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15-Gauge Nail Strength/Weight-Bearing Potential?

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Forum topic by Jonathan posted 06-10-2013 05:22 PM 4111 views 0 times favorited 9 replies Add to Favorites Watch
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Jonathan

2608 posts in 2515 days


06-10-2013 05:22 PM

I am wondering what the rough strength of a 15-gauge finishing nail is? How much weight can it bear? I am fixing one of our kitchen cabinets that has come apart. I am trying to make it stronger, and have added an additional crossmember on the back of the cabinet that will also act as a frech cleat. The MDF back pieces are 1/2”-thick, so I milled a piece of pine to 1/2”-thick as well and ripped it in half for the cleat and mating piece.

I’d like to drive a few 15-gauge finishing nails into the sides of the cabinet at the very back to refasten everything together. I am just wondering if the 15-gauge nails are going to be strong enough to accomplish this task? This cabinet is fairly large and typically holds about 40-pounds of items in it I’m guessing, plus the weight of the cabinet itself.

I thought about using screws (SPAX type), but I’m not sure that’s going to be any better, especially going into something that’s 1/2”-thick. I’d pre-drill those holes for the screws if I go that route.

What’s the best option here? The nails and screws wouldn’t really be visible because this cabinet is in a recess above the refrigerator, so the sides aren’t really visible.

Thanks in advance for any information here. I just want to do it right the first time because this cabinet is not the easiest thing to take down and put back up since it’s in a tight spot above the refrigerator.

-- Jonathan, Denver, CO "Constructive criticism is welcome and valued as it gives me new perspectives and helps me to advance as a woodworker."


9 replies so far

View Loren's profile

Loren

8307 posts in 3112 days


#1 posted 06-10-2013 05:25 PM

They can bear a lot of weight. They have to be nailed
into something solid though.

It takes a lot for a nail to shear off, but it can be pulled
out by overloading sometimes.

View Jonathan's profile

Jonathan

2608 posts in 2515 days


#2 posted 06-10-2013 05:32 PM

Thanks Loren, that’s why I thought about using these essentially to hold the cabinet together, plus a bit of load bearing. I’m not worried about them coming out I was going to likely use either the 1-1/2” or the 1-3/4” length.

These nails are going to be hold the cabinet together. I’m going to use some large screws to secure the french cleat into the studs of the wall, then use some large screws to secure the cabinet up against the wall, and into the studs as well through the top and bottom MDF cross pieces.

I’d rather go overboard on strength/weight capacities than cut it close.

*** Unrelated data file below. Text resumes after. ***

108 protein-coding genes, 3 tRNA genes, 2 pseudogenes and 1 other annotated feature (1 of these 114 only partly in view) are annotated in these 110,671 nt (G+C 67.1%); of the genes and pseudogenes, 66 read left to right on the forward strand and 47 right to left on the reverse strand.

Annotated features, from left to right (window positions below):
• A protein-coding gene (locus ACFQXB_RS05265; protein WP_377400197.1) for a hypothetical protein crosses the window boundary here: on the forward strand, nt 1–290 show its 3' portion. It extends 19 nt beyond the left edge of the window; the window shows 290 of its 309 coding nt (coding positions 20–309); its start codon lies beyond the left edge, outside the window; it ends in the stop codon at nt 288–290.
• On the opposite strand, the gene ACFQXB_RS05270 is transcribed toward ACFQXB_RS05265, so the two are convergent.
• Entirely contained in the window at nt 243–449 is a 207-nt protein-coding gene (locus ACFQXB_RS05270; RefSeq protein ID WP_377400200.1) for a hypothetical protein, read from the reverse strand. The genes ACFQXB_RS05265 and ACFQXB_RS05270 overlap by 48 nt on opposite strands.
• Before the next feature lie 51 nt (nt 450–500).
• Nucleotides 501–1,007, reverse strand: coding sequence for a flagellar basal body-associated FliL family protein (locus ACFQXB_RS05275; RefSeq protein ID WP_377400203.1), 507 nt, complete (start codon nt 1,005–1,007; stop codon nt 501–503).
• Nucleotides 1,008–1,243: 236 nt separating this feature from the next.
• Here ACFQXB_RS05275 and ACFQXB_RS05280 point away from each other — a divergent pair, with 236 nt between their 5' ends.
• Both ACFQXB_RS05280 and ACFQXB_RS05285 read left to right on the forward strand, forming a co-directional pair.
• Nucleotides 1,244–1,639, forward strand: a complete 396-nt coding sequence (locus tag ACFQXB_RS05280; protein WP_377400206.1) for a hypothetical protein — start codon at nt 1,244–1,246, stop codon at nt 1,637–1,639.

-- Jonathan, Denver, CO "Constructive criticism is welcome and valued as it gives me new perspectives and helps me to advance as a woodworker."

View MrRon's profile

MrRon

3926 posts in 2708 days


#3 posted 06-10-2013 05:34 PM

Don’t rely on nails alone. Use an adhesive also. Make the cleat around 4” wide so you have more surface for glue.

View Jonathan's profile

Jonathan

2608 posts in 2515 days


#4 posted 06-10-2013 05:41 PM

Yes, I guess I forgot to mention that I was also going to glue this all together. The problem with the cleat in the middle is that it’ll only be glued to the thin back, so that’s why I wanted to make sure that attaching it through the rear sides would be enough.

-- Jonathan, Denver, CO "Constructive criticism is welcome and valued as it gives me new perspectives and helps me to advance as a woodworker."

View MT_Stringer's profile

MT_Stringer

2853 posts in 2695 days


#5 posted 06-10-2013 06:00 PM

Can you scab on a nailer on the inside of the cabinet in the back and have it attached to the cross piece. That would give some extra “meat” to nail into. Also, if you use some Liquid Nails construction adhesive, it should work great and provide extra strength for your joints.

-- Handcrafted by Mike Henderson - Channelview, Texas

View stefang's profile

stefang

15512 posts in 2799 days


#6 posted 06-10-2013 06:01 PM

I like screws better. They are more precise and hold a lot better, plus they can be removed easily if necessary.

-- Mike, an American living in Norway.

View crank49's profile

crank49

3981 posts in 2435 days


#7 posted 06-10-2013 06:51 PM

You will be, if I interpret your plan correctly, driving nails through the sides and into the new 1/2” thick cross member.
- 1/2” is a fairly thin target for a nail.
- you will be driving into end grain which has very poor holding ability, plus it may blow out if you are not perfectly centered.

A stronger joint would be to add a nailer, as suggested above by MT_Stringer. And it would be even stronger if you use screws instead of nails. (does that make it a screwer instead of a nailer?)

Alternately, could you make the cross piece 3/4” thick and use Kreg pocket screws to attach to the sides from the inside?

-- Michael: Hillary has a long list of accomplishments, though most DAs would refer to them as felonies.

View MT_Stringer's profile

MT_Stringer

2853 posts in 2695 days


#8 posted 06-10-2013 08:04 PM

Post a pic or three. Maybe they will jog our brains some more.

-- Handcrafted by Mike Henderson - Channelview, Texas

View Shawn Masterson's profile

Shawn Masterson

1297 posts in 1413 days


#9 posted 06-10-2013 08:27 PM

I don’t really think you are going to gain much because you are fastening to the end grain of a 1/2” cleat. I would be more inclined to screw some easy anchors behind the cleat and screw the cabinet to the anchors.

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